The best books to read in 2016 from 'Everyone Brave is Forgiven' to 'The Gustav Sonata'

Katy Guest finds sex tapes, sycamores and surgical gloves among the subjects for some of the best books in the pipeline for 2016

Katy Guest@katyguest36912
Sunday 03 January 2016 15:02
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The French economist Thomas Piketty wrote that global inequality has worsened
The French economist Thomas Piketty wrote that global inequality has worsened

After ruthlessly pruning my recommendations longlist to only the cannot-leave-out books, I did a quick count and found that my must-read list consisted of 40 titles.

That’s 2016’s reading sorted, then. At the time of writing I have just read A L Kennedy’s exclusive short story, “Wow”, which appeared in these pages last Sunday, so I am delighted to hear that she has a new novel out in May, Serious Sweet (Jonathan Cape), and it sounds like classic Kennedy.

The blurb describes it as “a very unusual, unbearably moving love story”, and given that its characters include a 59-year-old, divorced civil servant who loathes his work for a government engaged in “unmentionable acts”, I can’t wait to read more.

Reflecting on borrowed reads: Ali Smith, at her home in Cambridge

Hot off the press: Ali Smith is working on a novel, Autumn (Hamish Hamilton), due out in August. I’m told that she has promised her publisher some details for Christmas, so watch this space for more.

Also under wraps is The Power by Naomi Alderman (Viking, November), which looks at what happens to society when girls become more physically powerful than boys. And I’m very excited that the award-winning poet, Kate Tempest, is to publish her first novel.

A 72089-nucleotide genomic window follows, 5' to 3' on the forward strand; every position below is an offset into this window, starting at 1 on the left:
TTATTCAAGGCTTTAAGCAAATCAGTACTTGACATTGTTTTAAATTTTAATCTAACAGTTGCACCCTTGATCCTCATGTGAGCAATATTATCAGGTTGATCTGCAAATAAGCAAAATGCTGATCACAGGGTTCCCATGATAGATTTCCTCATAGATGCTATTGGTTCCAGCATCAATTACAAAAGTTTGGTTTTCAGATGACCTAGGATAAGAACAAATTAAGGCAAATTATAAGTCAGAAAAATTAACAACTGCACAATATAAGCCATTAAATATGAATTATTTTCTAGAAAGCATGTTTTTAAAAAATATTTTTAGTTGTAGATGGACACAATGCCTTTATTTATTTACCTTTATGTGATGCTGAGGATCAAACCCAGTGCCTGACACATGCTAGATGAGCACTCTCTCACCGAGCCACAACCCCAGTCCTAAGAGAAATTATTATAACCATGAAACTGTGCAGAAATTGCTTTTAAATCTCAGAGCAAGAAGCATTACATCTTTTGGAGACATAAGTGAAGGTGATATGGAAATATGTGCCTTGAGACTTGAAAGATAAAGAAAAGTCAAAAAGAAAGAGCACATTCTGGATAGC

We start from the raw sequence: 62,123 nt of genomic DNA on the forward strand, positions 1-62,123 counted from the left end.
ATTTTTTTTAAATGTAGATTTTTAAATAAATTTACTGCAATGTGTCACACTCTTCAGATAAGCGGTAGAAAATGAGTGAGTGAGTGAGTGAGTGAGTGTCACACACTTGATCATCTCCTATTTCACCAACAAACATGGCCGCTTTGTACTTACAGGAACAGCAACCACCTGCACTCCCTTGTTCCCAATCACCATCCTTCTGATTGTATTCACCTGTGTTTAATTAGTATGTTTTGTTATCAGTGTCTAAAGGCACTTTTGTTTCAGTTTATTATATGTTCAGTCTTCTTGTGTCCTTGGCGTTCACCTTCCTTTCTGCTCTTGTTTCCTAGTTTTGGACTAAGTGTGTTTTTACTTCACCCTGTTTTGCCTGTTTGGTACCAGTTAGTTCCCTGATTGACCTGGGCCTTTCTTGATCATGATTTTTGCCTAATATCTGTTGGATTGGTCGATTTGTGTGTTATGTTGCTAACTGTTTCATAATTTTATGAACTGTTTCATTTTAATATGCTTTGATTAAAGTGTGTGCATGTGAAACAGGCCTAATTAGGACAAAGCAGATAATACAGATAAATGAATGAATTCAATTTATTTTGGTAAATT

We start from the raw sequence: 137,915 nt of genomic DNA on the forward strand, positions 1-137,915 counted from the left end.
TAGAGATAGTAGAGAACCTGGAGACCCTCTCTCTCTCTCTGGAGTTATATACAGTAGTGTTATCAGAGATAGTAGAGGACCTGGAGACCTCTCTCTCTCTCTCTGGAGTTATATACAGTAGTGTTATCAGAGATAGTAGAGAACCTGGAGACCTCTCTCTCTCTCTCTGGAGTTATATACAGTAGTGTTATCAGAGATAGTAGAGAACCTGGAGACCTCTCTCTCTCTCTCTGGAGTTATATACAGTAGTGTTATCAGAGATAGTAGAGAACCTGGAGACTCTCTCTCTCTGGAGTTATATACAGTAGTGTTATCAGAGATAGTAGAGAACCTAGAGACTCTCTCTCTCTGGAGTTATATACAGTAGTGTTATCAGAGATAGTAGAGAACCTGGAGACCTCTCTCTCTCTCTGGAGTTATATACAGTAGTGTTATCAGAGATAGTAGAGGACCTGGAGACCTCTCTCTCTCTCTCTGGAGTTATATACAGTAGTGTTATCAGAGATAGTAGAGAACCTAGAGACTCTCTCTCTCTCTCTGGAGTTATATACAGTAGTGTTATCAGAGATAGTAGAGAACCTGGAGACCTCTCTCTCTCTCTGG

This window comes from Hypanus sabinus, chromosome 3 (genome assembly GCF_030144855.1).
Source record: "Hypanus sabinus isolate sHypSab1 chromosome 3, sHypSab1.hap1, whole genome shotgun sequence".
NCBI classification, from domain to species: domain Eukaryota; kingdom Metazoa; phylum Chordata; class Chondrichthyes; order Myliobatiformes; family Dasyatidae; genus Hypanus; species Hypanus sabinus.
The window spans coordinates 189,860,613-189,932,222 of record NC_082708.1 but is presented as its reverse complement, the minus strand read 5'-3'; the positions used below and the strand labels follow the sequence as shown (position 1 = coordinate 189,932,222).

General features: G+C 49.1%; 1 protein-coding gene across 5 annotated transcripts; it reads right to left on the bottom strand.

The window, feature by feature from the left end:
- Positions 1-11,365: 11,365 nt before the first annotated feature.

Described as a cross-section of urban life, The Bricks that Built the Houses (Bloomsbury Circus, April) begins with a group of young Londoners leaving the city in a fourth-hand Ford Cortina with a suitcase full of money.

You can’t go wrong from there.

I love the new Hogarth Shakespeare project, which was launched in 2015 with Jeanette Winterson’s The Gap of Time, and 2016 sees three more novel versions of Shakespeare’s plays: Shylock is My Name by Howard Jacobson (February) is a contemporary version of The Merchant of Venice, set in Manchester and starring footballers and heiresses; Vinegar Girl by Anne Tyler (June) is a retelling of The Taming of the Shrew in which Kate is an awkward pre-school teacher and her unlikely lover is Pyotr, her father’s Russian lab assistant; while an as-yet untitled novel by Margaret Atwood will take on The Tempest.

Among the most hyped novels of 2016 are Chris Cleave’s Everyone Brave is Forgiven (Sceptre, April), which is set during the Second World War with an incredibly engaging, peppy heroine and contains pearls of wisdom such as “the only difference between children and adults was that children were prepared to put twice the energy into the project of not being sad”, and Robin Wasserman’s Girls on Fire (Little Brown, May), a chilling story of school life and female friendship that starts and ends with a tragedy.

My favourite contender for the inevitable title of “the next Gone Girl” is Viral, by Helen Fitzgerald (Faber & Faber, February), about the very modern phenomenon of a sex act turned online sensation. The mum in this story is a particularly formidable character and the first sentence is a blinder (though not for repetition in a family newspaper).

One that can’t be hyped enough is Fell (Sceptre, July), by Jenn Ashworth, the author of 2013’s brilliant The Friday Gospels. This novel is also about family: “A woman returns to the house in Morecambe Bay where she grew up in the 1950s and 60s to find it falling apart, undermined by the roots of two huge sycamores. She is unaware that she has awoken the spirits of her parents …” and has a sort of breakdown while reliving the traumatic summer of her ninth year.

The ex-Mormon: Jenn Ashworth

Ashworth, 29, has written a novel about a Mormon family in Chorley, based on her experiences of the Church, which she left at 18. 'The Friday Gospels' is due to be published next January

'When you are 12 or so you can go to the temple to do baptisms for the dead – you're baptised, fully under the water, and say a dead person's name. It's supposed to be the pinnacle of our year, but it was scary, odd. I just felt puzzled, like there was some flaw in me.